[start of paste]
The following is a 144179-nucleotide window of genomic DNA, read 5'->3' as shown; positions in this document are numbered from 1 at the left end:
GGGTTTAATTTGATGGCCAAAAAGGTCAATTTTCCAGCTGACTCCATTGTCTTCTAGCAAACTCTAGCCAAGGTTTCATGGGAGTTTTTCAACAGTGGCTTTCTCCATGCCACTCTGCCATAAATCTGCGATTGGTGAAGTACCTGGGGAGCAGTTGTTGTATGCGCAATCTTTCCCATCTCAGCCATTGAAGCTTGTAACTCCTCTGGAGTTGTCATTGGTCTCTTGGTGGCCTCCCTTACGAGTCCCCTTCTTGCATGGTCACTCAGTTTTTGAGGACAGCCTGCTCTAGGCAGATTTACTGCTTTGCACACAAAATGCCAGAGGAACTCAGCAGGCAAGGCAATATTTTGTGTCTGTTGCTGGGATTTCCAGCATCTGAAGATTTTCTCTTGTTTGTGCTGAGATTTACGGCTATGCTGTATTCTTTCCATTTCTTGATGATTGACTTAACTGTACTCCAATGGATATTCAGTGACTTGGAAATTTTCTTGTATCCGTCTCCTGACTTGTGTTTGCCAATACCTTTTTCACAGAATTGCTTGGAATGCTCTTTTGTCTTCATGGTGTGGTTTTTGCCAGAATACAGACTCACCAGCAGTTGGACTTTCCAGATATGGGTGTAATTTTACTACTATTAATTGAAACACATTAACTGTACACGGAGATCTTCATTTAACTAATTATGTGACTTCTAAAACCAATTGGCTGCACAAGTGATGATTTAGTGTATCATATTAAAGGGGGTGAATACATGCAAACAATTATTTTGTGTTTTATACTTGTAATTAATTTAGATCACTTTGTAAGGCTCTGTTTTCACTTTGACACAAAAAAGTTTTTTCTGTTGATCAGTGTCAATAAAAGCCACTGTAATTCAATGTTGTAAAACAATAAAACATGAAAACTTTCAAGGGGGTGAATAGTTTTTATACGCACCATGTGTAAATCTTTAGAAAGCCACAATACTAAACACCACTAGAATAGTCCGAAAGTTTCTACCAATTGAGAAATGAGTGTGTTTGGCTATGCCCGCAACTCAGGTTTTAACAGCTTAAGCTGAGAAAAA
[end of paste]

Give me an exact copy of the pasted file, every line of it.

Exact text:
The following is a 144179-nucleotide window of genomic DNA, read 5'->3' as shown; positions in this document are numbered from 1 at the left end:
GGGTTTAATTTGATGGCCAAAAAGGTCAATTTTCCAGCTGACTCCATTGTCTTCTAGCAAACTCTAGCCAAGGTTTCATGGGAGTTTTTCAACAGTGGCTTTCTCCATGCCACTCTGCCATAAATCTGCGATTGGTGAAGTACCTGGGGAGCAGTTGTTGTATGCGCAATCTTTCCCATCTCAGCCATTGAAGCTTGTAACTCCTCTGGAGTTGTCATTGGTCTCTTGGTGGCCTCCCTTACGAGTCCCCTTCTTGCATGGTCACTCAGTTTTTGAGGACAGCCTGCTCTAGGCAGATTTACTGCTTTGCACACAAAATGCCAGAGGAACTCAGCAGGCAAGGCAATATTTTGTGTCTGTTGCTGGGATTTCCAGCATCTGAAGATTTTCTCTTGTTTGTGCTGAGATTTACGGCTATGCTGTATTCTTTCCATTTCTTGATGATTGACTTAACTGTACTCCAATGGATATTCAGTGACTTGGAAATTTTCTTGTATCCGTCTCCTGACTTGTGTTTGCCAATACCTTTTTCACAGAATTGCTTGGAATGCTCTTTTGTCTTCATGGTGTGGTTTTTGCCAGAATACAGACTCACCAGCAGTTGGACTTTCCAGATATGGGTGTAATTTTACTACTATTAATTGAAACACATTAACTGTACACGGAGATCTTCATTTAACTAATTATGTGACTTCTAAAACCAATTGGCTGCACAAGTGATGATTTAGTGTATCATATTAAAGGGGGTGAATACATGCAAACAATTATTTTGTGTTTTATACTTGTAATTAATTTAGATCACTTTGTAAGGCTCTGTTTTCACTTTGACACAAAAAAGTTTTTTCTGTTGATCAGTGTCAATAAAAGCCACTGTAATTCAATGTTGTAAAACAATAAAACATGAAAACTTTCAAGGGGGTGAATAGTTTTTATACGCACCATGTGTAAATCTTTAGAAAGCCACAATACTAAACACCACTAGAATAGTCCGAAAGTTTCTACCAATTGAGAAATGAGTGTGTTTGGCTATGCCCGCAACTCAGGTTTTAACAGCTTAAGCTGAGAAAAA